Enter a zip code:
OR
Choose a county:
OR
Search for a plant in the Natives For Your Neighborhood database:
OR
Search for an animal in the Natives For Your Neighborhood database:
 
 

...............................

Support this project

 

Join our email list!

...............................

Acknowledgements and past sponsors

...............................

Contributing Native Plant Nurseries

...............................

Become a sponsor!

...............................

 

 



Sugarberry, Southern Hackberry
Celtis laevigata
Ulmaceae


General Landscape Uses:

Primarily recommended for natural landscapes and habitat restorations. Alsol as an accent tree.

Ecological Restoration Notes:

An occasional element in hammocks, often associated with past aboriginal activity.
Availability:
Grown by one or two native plant nurseries in South Florida.
Description:
Medium to large tree with a broadly rounded crown. Trunk straight, 1-2 feet in diameter. Bark smooth with few or many warts. Leaves thin, 2-5 inches long. A temperate deciduous species.
Dimensions:
Typically 25-50 feet in height in South Florida; to 100 feet in Florida. Taller than broad.
Growth Rate:
Moderate to fast.
Range:
Eastern and central United States south to Miami-Dade County and the Monroe County mainland; northeastern Mexico.
Habitats:
Swamps and humid forests.
Soils:
Moist, moderately well-drained to well-drained sandy or limestone soils, with humusy top layer.
Nutritional Requirements:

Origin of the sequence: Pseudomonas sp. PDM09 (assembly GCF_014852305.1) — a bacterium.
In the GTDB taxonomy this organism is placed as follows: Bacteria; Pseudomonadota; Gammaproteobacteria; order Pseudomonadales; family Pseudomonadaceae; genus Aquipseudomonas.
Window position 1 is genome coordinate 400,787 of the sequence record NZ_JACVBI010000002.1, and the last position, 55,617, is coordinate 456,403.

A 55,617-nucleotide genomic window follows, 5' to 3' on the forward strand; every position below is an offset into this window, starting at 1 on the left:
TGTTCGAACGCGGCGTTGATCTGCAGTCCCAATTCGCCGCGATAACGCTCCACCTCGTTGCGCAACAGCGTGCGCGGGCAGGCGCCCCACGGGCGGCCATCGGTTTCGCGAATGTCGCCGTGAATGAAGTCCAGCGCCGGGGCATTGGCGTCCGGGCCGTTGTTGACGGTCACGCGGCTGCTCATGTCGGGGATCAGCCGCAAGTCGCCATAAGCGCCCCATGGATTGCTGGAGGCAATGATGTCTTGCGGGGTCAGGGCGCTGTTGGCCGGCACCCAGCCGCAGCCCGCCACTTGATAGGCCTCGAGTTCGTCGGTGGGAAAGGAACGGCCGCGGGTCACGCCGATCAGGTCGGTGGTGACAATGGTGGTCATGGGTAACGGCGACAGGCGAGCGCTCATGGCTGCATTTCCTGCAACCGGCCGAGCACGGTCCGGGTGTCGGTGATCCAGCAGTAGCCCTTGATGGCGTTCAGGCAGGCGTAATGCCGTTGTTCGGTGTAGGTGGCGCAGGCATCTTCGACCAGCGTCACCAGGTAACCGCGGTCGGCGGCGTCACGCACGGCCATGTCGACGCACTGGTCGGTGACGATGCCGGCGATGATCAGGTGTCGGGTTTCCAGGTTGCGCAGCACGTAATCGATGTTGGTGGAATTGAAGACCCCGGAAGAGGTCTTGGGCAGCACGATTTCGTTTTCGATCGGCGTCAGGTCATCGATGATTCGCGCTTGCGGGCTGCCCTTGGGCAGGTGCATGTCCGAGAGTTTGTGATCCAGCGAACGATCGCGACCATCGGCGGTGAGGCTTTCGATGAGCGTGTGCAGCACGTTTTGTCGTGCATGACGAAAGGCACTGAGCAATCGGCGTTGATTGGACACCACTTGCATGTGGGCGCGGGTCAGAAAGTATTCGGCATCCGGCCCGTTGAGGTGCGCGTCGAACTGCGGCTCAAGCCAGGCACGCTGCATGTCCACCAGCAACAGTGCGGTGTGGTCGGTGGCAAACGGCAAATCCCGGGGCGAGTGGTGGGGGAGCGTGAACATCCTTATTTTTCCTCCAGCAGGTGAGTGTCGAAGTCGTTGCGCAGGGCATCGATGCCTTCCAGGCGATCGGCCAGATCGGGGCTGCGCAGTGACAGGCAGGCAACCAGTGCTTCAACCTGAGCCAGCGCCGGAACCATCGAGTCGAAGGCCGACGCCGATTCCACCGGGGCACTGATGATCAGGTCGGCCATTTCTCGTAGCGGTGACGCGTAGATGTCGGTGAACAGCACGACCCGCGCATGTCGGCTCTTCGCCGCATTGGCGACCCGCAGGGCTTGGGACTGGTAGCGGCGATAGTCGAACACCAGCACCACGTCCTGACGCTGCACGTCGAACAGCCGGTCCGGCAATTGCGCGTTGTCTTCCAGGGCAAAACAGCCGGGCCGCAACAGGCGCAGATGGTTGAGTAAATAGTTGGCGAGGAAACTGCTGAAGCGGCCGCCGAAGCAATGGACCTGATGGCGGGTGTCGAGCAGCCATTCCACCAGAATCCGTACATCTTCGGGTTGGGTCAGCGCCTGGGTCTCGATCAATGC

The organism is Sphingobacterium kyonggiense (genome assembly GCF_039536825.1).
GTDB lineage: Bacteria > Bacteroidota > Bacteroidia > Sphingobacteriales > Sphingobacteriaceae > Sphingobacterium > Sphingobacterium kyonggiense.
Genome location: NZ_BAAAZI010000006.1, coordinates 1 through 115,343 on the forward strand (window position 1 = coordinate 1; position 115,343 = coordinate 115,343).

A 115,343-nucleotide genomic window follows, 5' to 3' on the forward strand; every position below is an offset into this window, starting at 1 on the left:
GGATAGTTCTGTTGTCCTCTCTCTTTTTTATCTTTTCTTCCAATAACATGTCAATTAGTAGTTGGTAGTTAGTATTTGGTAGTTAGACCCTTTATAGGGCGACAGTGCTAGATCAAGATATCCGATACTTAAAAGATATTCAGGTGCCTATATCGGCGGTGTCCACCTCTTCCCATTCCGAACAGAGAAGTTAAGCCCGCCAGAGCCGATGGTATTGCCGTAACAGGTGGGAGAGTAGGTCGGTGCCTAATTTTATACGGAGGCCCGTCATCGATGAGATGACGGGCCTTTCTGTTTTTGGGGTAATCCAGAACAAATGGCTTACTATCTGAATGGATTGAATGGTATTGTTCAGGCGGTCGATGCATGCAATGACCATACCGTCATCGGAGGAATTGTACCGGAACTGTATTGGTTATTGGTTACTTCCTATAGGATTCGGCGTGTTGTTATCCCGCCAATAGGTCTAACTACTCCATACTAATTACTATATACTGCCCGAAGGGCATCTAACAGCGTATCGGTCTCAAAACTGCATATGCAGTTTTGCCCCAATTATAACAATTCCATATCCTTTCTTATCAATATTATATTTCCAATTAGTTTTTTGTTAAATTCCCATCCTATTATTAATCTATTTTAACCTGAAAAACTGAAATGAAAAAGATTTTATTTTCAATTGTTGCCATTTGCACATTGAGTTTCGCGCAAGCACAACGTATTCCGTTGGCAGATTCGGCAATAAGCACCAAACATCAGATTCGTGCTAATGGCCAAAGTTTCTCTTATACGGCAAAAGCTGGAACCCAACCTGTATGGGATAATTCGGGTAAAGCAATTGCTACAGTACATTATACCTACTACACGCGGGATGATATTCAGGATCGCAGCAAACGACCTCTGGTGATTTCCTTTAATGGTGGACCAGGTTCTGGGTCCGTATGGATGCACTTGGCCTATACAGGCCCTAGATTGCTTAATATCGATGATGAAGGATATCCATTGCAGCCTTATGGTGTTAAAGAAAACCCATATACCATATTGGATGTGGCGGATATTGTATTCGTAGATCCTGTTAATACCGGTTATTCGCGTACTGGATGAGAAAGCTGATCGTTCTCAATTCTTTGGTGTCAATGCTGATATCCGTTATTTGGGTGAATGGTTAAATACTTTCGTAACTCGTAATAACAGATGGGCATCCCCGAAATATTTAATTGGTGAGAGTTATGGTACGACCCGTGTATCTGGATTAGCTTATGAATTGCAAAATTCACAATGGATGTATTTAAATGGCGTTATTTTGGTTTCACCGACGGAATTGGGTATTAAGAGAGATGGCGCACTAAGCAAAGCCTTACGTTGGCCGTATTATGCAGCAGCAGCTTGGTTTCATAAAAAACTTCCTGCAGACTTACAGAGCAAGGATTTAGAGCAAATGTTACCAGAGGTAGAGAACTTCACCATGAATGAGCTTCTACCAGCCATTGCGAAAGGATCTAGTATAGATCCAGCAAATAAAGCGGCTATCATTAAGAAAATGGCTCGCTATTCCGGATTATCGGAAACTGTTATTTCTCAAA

Moderate to high; grows best with some organic content and may languish in nutrient poor soils.
Salt Water Tolerance:
Low; does not tolerate flooding by salt or brackish water.
Salt Wind Tolerance:
Low; salt wind may burn the leaves.
Drought Tolerance:
Moderate; generally requires moist soils, but tolerant of short periods of drought once established.
Light Requirements:
Light shade to full sun.
Flower Color:
Green.
Flower Characteristics:
Inconspicuous.
Flowering Season:
Spring.
Fruit:
Yellow to orange to red to dark purple fleshy drupe; late summer to fall. Edible, sweet.
Wildlife and Ecology:
Provides significant food and cover for wildlife. Birds and other animals readily eat the sweet fruits. Sole larval host plant for American snout (Libytheana carineta) in South Florida; also larval host for tawny emperor (Asterocampa clyton), question mark (Polygonia interrogationis) and hackberry emperor (Aterocampa celtis) butterflies.
Horticultural Notes:
Can be grown from seed, which should be sown as soon as the fruit is ripe.
Comments:
Common in some hammocks in South Florida, but missing in many others.


 


Shirley Denton
Shirley Denton
Keith A. Bradley